Human Oncology & Pathogenesis Program

Our teams of physician-scientists are working to translate molecular insights into new treatments for cancer.

Physician-scientist David Solit focuses on the development of cancer therapies that target pathways responsible for cancer initiation and progression.

Physician-scientist James Fagin focuses on the pathogenesis of thyroid cancer and the role of oncogenic kinases.

Physician-scientist Ping Chi studies genetic and epigenetic mechanisms of transcriptional regulation by oncogenic transcription factors in GIST and other solid tumors.

Physician-scientist Sarat Chandarlapaty studies the regulation of growth factor signaling networks in cancer.

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HOPP Year in Review

One of the goals of the Human Oncology and Pathogenesis Program (HOPP) is to achieve progress in various areas of cancer research. In our 2011 Year in Review, learn about our collaborations, innovations, and training that have had an impact on Memorial Sloan Kettering and its patients.

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(From left) MSK investigators Michael Berger, José Baselga, and Maurizio Scaltriti, and graduate student Pau Castel.
Study Reveals How Some Breast Cancers Become Resistant to Targeted Drugs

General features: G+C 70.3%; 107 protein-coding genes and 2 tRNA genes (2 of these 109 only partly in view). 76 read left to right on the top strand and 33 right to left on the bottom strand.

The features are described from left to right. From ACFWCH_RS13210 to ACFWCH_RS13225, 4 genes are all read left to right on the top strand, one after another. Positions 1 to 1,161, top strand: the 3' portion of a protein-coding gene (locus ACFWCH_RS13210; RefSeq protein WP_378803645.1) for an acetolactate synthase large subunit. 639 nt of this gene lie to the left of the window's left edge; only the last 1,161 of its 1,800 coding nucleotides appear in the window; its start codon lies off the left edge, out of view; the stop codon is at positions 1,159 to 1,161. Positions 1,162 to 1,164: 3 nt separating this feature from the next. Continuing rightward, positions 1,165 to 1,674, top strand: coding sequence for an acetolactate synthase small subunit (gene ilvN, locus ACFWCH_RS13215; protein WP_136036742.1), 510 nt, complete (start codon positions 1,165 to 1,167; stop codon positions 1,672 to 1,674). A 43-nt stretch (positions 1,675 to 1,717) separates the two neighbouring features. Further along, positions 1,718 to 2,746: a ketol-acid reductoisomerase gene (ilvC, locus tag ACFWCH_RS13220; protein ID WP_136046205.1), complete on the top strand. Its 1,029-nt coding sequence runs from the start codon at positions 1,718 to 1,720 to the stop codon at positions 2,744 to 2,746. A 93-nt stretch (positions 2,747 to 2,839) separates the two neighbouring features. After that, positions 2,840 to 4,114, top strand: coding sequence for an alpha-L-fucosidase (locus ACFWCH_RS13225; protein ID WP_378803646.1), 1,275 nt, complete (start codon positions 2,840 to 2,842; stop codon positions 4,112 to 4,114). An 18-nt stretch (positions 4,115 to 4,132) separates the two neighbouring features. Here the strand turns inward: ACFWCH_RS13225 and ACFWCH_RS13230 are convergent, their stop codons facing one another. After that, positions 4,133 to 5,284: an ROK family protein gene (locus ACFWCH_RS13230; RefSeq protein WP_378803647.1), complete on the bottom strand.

A study of one patient’s disease has clarified why tumors stop responding to a class of experimental drugs called PI3K inhibitors.

(From left) MSK investigators Michael Berger, José Baselga, and Maurizio Scaltriti, and graduate student Pau Castel.
Pictured: Jorge Reis-Filho and Britta Weigelt
Genetic Mutations Found in Rare Salivary Tumor Could Improve Diagnosis and Treatment

Genetic alterations linked to a rare salivary cancer could also shed light on more common malignancies.

Pictured: Jorge Reis-Filho and Britta Weigelt
DNA wrapped around histones
What Is Epigenetics?

Physician-scientist Omar Abdel-Wahab explains epigenetics, a growing field based on the study of genetic changes that are not part of the DNA code, and how it relates to cancer.

DNA wrapped around histones
Prostate Cancer Organoids Provide New Tool for Evaluating Therapies

Researchers have created tiny structures called organoids from patients’ prostate tumors. These organoids will allow the study of tumors in greater detail and enable correlation of genetic mutations with drug response.

Tumor DNA in Bloodstream May Yield New Cancer Insights

Experimental pathologist Jorge Reis-Filho explains how tumor DNA obtained from the blood could lead to noninvasive — yet highly sensitive — ways of detecting and monitoring cancer in the body.